Why send a message back in time, but lock it so that no one can ever read the contents? Because it may be the key to solving currently intractable problems. It turns out that an unopened message can be exceedingly useful. This is true if the experimenter entangles the message with some other system in the laboratory before sending it.... Read more »

Yuan, X., Assad, S., Thompson, J., Haw, J., Vedral, V., Ralph, T., Lam, P., Weedbrook, C., & Gu, M. (2015) Replicating the benefits of Deutschian closed timelike curves without breaking causality. npj Quantum Information, 15007. DOI: 10.1038/npjqi.2015.7  

  • December 8, 2015
  • 03:28 PM

Self-consciousness: Beyond the looking-glass and what dogs found there

by Dr. Jekyll in Lunatic Laboratories

That man’s best friend has a conscience is what every owner would be willing to bet, without even thinking about it for a moment. This means that dogs have self-consciousness. But the problem in science is that ideas and assumptions must be demonstrated. It is not enough for someone to have an inkling of something for it to be considered a scientific fact. Self-awareness, or self-consciousness, has been studied mainly by examining the responses of animals and children to their reflection in the mirror.... Read more »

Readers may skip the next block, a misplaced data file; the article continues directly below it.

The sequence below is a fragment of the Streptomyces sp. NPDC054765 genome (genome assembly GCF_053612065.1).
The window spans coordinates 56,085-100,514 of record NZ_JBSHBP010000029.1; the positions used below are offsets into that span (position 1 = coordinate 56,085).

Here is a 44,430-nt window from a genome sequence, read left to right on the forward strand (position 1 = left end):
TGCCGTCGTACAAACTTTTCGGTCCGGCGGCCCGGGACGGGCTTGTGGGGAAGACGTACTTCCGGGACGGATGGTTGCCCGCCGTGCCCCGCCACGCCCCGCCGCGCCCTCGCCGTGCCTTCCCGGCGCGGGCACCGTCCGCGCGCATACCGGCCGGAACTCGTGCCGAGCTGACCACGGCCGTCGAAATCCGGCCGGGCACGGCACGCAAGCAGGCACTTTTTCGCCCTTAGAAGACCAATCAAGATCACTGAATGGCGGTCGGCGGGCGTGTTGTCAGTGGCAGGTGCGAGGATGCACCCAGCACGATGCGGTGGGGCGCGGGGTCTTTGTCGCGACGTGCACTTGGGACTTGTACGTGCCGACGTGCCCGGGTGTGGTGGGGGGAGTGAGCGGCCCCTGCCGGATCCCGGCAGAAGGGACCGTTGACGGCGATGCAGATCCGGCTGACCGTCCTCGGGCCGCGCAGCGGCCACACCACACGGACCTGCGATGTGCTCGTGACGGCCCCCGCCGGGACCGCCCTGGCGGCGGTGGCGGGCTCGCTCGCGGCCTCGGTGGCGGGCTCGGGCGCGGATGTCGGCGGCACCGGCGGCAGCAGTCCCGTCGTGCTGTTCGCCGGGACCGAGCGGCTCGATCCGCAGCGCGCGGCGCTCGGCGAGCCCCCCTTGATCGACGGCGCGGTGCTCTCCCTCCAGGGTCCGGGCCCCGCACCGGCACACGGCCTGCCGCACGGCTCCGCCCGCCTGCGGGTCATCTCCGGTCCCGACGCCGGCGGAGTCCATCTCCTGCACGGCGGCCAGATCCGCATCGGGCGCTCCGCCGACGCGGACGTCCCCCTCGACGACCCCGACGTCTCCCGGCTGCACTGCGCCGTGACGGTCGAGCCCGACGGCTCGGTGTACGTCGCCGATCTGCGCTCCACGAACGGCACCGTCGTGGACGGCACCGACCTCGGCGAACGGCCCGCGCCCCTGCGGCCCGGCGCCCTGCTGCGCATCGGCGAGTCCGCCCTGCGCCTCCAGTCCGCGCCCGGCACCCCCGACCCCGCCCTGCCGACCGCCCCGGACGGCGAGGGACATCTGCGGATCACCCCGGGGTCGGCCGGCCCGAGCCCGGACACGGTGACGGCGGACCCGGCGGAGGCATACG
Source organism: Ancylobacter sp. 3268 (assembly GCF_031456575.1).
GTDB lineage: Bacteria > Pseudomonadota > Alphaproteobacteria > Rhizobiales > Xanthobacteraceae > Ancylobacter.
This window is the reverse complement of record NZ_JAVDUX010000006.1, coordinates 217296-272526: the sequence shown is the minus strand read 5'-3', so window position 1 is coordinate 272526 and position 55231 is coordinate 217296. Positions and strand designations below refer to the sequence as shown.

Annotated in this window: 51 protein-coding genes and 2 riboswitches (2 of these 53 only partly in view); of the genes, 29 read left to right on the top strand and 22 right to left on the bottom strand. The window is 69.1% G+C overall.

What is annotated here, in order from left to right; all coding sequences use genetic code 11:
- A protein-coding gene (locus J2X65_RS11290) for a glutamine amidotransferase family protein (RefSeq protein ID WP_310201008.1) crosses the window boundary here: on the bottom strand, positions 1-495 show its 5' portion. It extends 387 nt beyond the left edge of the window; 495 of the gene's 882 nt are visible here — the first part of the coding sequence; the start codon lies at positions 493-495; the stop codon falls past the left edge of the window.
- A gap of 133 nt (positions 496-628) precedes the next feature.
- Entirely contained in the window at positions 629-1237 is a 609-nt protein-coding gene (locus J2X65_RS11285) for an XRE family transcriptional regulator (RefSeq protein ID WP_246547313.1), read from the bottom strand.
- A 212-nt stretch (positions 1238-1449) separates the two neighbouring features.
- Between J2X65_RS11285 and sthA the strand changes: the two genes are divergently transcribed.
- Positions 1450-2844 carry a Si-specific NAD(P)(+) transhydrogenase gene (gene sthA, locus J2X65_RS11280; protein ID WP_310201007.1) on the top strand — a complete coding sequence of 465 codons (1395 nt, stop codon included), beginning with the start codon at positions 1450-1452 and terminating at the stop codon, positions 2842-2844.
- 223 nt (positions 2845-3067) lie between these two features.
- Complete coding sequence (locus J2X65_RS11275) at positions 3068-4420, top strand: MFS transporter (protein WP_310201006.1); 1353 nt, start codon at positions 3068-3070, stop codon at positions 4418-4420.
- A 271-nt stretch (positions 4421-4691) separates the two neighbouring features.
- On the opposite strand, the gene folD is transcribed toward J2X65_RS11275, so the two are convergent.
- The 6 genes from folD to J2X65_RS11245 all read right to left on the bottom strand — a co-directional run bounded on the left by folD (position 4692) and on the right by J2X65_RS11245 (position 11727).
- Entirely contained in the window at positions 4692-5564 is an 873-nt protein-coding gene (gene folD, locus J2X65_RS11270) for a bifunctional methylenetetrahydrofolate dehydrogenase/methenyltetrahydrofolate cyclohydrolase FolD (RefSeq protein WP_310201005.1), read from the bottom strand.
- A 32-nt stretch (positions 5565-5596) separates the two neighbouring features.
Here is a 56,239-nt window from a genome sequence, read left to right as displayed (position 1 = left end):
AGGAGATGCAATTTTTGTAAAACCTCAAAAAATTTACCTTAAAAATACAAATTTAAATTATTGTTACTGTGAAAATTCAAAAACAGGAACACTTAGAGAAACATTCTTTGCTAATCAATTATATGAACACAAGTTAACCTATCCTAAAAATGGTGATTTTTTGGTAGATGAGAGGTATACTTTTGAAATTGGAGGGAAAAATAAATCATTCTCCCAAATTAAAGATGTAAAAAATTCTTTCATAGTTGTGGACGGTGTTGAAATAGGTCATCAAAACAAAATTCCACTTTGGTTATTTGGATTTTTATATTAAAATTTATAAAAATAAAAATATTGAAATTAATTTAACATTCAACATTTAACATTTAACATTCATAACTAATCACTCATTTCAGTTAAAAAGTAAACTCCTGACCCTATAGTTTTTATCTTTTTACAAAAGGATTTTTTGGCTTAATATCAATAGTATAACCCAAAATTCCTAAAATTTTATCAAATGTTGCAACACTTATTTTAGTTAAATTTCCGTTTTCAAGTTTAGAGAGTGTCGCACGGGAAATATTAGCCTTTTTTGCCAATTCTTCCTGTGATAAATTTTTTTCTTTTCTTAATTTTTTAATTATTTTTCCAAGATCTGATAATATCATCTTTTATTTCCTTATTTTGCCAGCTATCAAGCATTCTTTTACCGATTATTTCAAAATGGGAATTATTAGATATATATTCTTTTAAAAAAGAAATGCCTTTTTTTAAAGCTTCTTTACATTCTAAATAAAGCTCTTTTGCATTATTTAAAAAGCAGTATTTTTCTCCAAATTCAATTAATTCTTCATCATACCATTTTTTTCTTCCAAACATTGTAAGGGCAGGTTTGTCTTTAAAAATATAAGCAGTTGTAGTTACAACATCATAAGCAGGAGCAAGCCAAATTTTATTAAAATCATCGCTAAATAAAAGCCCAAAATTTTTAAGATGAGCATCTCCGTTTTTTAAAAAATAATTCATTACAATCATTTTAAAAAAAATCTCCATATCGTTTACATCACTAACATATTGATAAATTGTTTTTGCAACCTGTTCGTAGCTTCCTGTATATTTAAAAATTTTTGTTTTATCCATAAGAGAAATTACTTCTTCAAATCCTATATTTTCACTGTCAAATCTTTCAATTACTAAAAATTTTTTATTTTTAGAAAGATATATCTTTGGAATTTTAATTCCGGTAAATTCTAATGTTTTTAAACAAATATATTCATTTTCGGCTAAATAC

• December 8, 2015
  • 01:50 PM

Why is progress so slow in resuscitation research?

by Rogue Medic in Rogue Medic

Why is progress so slow in resuscitation research? A lot of money and time went in to finding out which type of blood-letting ventilation works best – ignoring the absence of valid evidence that ventilation is better than no ventilation. Why not gamble with our patients?